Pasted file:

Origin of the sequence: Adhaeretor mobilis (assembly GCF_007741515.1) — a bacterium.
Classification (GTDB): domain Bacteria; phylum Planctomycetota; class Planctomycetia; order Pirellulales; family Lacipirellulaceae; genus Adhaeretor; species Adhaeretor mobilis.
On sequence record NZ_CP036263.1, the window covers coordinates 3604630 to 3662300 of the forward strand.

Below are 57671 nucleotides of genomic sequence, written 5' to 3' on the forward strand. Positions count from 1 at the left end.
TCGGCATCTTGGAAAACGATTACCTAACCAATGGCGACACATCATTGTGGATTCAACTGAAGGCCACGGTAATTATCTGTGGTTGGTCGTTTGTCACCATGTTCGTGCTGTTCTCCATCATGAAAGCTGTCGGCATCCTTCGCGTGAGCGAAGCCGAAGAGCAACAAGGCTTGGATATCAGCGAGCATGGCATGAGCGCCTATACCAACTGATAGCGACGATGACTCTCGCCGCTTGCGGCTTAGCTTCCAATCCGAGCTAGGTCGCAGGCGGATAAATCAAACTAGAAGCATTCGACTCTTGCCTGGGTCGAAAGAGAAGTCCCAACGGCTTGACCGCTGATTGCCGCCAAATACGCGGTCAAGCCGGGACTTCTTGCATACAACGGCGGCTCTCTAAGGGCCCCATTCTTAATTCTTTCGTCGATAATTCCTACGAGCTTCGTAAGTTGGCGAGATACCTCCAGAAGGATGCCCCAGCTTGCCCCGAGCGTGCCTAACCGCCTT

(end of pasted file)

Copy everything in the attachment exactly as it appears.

Origin of the sequence: Adhaeretor mobilis (assembly GCF_007741515.1) — a bacterium.
Classification (GTDB): domain Bacteria; phylum Planctomycetota; class Planctomycetia; order Pirellulales; family Lacipirellulaceae; genus Adhaeretor; species Adhaeretor mobilis.
On sequence record NZ_CP036263.1, the window covers coordinates 3604630 to 3662300 of the forward strand.

Below are 57671 nucleotides of genomic sequence, written 5' to 3' on the forward strand. Positions count from 1 at the left end.
TCGGCATCTTGGAAAACGATTACCTAACCAATGGCGACACATCATTGTGGATTCAACTGAAGGCCACGGTAATTATCTGTGGTTGGTCGTTTGTCACCATGTTCGTGCTGTTCTCCATCATGAAAGCTGTCGGCATCCTTCGCGTGAGCGAAGCCGAAGAGCAACAAGGCTTGGATATCAGCGAGCATGGCATGAGCGCCTATACCAACTGATAGCGACGATGACTCTCGCCGCTTGCGGCTTAGCTTCCAATCCGAGCTAGGTCGCAGGCGGATAAATCAAACTAGAAGCATTCGACTCTTGCCTGGGTCGAAAGAGAAGTCCCAACGGCTTGACCGCTGATTGCCGCCAAATACGCGGTCAAGCCGGGACTTCTTGCATACAACGGCGGCTCTCTAAGGGCCCCATTCTTAATTCTTTCGTCGATAATTCCTACGAGCTTCGTAAGTTGGCGAGATACCTCCAGAAGGATGCCCCAGCTTGCCCCGAGCGTGCCTAACCGCCTT